|Title:||Acetylcholine in Central Cardiorespiratory Regulation in Health and Depression|
|Publisher:||University of Sydney.|
Faculty of Medicine.
|Abstract:||Circulation and breathing movements that are essential for life are regulated by neurons in the hypothalamus and lower brainstem. Activity of these neurons is regulated by peripheral afferent and higher order inputs that release a diverse array of amino acids, amines and peptides. In this thesis we investigated the role of the neurotransmitter acetylcholine (ACh) and its receptors in regulation of cardiorespiratory homeostasis. Secondly, we determined whether or not genetic disturbances in regulation of acetylcholine receptor sensitivity affect central control of circulation, body temperature or respiration. The findings presented in Chapter 3 reveal a novel functional role of ACh and G-protein coupled muscarinic receptor (mAChR) activation in the rostral ventrolateral medulla (RVLM). We showed for the first time that some non-C1 RVLM neurons express mRNA for the M2 or M3 receptor; however, both C1 and enkephalinergic RVLM neurons were closely apposed by c holinergic terminals positive for the vesicular acetylcholine transporter (vAChT). Physiological studies demonstrated that activation of mAChR within the RVLM in anaesthetised rats increases arterial pressure and sympathetic nerve activity and has differential effects on major cardiorespiratory reflexes: RVLM mAChR activation resets the sympathetic baroreflex to higher arterial pressures and increases its gain and, concomitantly, attenuates excitatory reflexes evoked by peripheral chemoreceptor or somatic afferent stimulation. Retrograde tracing from the RVLM combined with vAChT immunoreactivity showed that neurons in the pedunculopontine tegmental nucleus (PPT) are the sole source of cholinergic input to the RVLM. The PPT-RVLM pathway appears to be part of a central command circuit concerned with adjusting circulatory function appropriate to increased muscle activity. These data support the notion that activation of specific neurotransmitter receptors in the RVLM encodes fu nctional specificity in control of sympathetic outflow and r! eflex fu nction. The extent to which genetic variations in central mAChR sensitivity influence autonomic function is unknown. Flinders Sensitive Line (FSL) rats were bred from Sprague Dawley (SD) rats for exaggerated behavioural and hypothermic responses to cholinesterase inhibitors and direct-acting mAChR agonists. A control genetic counterpart, the Flinders Resistant Line (FRL), was also bred in parallel for reduced responses to cholinergic agonists. The findings of Chapter 5 showed for the first time that FSL rats exhibit an increase in M2 and reduction in M3 receptor expression in the rostral medulla, suggesting that cholinergic signalling in this region may be altered. However, alterations of mAChR expression specific to FSL rats were restricted to this area and there were no changes in cerebellar expression of mAChR in any strain. Physiological studies showed that conscious or anaesthetised FSL rats were more sensitive to thermoregulatory responses to central mAChR a ctivation (ie hypothermia and increase in cutaneous blood flow); whereas pressor responses were reduced compared to SD and FRL rats. The increase in sympathetic activity and depression of respiration evoked by central mAChR activation was unchanged and attenuated, respectively, in FSL rats compared to control strains. These findings indicate that mAChR involved in control of different autonomic functions are regulated independently at the genetic and / or post-transcriptional level. The findings of Chapters 4 and 6 reveal a novel effect of breeding for cholinergic hypersensitivity in FSL rats on control of vagal and sympathetic outflow. Spectral analysis of blood pressure recordings in conscious FSL rats showed a reduction in total and high frequency power of heart rate variability (HRV), an increase in the LF/HF ratio and reduction in baroreflex sensitivity (BRS) compared to controls. These changes reflect a reduction in reflex vagal input and relative predominan ce of sympathetic input to the sinus node in FSL rats. Under! urethan e anaesthesia, FSL rats had a higher heart rate and exhibited lower gain of baroreflex control of splanchnic sympathetic nerve activity (SNA). Moreover, FSL rats were more susceptible to ventricular arrhythmias during infusion of the cardiac glycoside ouabain under anaesthesia compared to controls. These data indicate that FSL rats exhibit impaired reflex regulation of vagal and sympathetic outflow that could underlie increased vulnerability to arrhythmia seen in this strain. The precise brain regions and neurotransmitters that underlie autonomic disturbances seen in FSL rats are unclear. As well as muscarinic hypersensitivity, FSL rats also exhibit increased sensitivity to nicotine, serotonin and dopamine. Multiple chemical sensitivities in FSL rats may arise from functional interactions with mAChR or changes in common intracellular regulatory or signalling pathways. FSL rats exhibit a number of behavioural and somatic abnormalities consistent with clinical depre ssion, including reduced motivated behaviour and sleep and psychomotor disturbances. These symptoms are also alleviated by treatment with antidepressants, suggesting that similar neurochemical abnormalities may underlie behavioural disturbances seen in FSL rats and human depression. Symptoms of depression are an emerging risk factor in the development of cardiovascular disease and are associated with increased risk of dying from a cardiac-related event. A reduction in HRV and BRS in depressed patients has been widely reported and is considered to be a key substrate predisposing to arrhythmia in this patient group. In this thesis we demonstrate for the first time that FSL rats exhibit similar autonomic abnormalities to those reported in human depression and are more vulnerable to ouabain-induced ventricular arrhythmias. These findings suggest that biological factors predisposing to autonomic dysfunction and arrhythmia in FSL rats could also operate in human depression. This m ay involve altered neurotransmission in cardiovascular brain! regions , or inappropriate regulation of cardiovascular function by arousal or motor control pathways. Overall, this thesis provides novel insights into cholinergic mechanisms that regulate cardiorespiratory homeostasis. ACh is important in physiological regulation of circulation via activation of G-protein coupled mAChR in the RVLM. Selective breeding for cholinergic hypersensitivity in FSL and FRL rats results in region- and subtype-specific changes in mAChR expression in the lower brainstem and differentially influences muscarinic control of circulation and breathing. Variations in central mAChR sensitivity may contribute to impaired reflex control of vagal and sympathetic outflow and could hence predispose to cardiac complications including arrhythmias. Future studies may aim to further understand the relationship between endogenous sensitivity of metabotropic neurotransmitter receptors in the CNS and cardiovascular disturbances associated with depression.|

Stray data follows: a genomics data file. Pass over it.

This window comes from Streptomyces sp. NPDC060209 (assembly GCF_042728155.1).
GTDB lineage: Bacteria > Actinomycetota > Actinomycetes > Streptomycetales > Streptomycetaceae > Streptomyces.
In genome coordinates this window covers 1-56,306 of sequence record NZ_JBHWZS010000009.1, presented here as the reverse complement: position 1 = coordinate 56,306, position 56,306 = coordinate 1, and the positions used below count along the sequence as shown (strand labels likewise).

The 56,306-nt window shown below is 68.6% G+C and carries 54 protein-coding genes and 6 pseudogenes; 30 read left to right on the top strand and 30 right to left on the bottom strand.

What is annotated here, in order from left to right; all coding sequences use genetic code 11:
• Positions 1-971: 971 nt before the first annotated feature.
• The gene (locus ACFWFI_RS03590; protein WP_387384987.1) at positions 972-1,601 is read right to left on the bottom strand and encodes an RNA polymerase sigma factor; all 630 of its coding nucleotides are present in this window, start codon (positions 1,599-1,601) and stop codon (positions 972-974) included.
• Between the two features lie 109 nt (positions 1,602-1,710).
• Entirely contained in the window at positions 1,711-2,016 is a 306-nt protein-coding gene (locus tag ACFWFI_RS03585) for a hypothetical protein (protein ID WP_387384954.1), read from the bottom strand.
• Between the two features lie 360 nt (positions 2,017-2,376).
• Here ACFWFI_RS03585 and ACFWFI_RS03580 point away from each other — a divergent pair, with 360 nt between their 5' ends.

|Type of Work:||PhD Doctorate|
|Type of Publication:||Doctor of Philosophy Ph.D.|
|Appears in Collections:||Sydney Digital Theses (Open Access)|
|James_Padley_Thesis_2007.pdf||22.75 MB||Adobe PDF|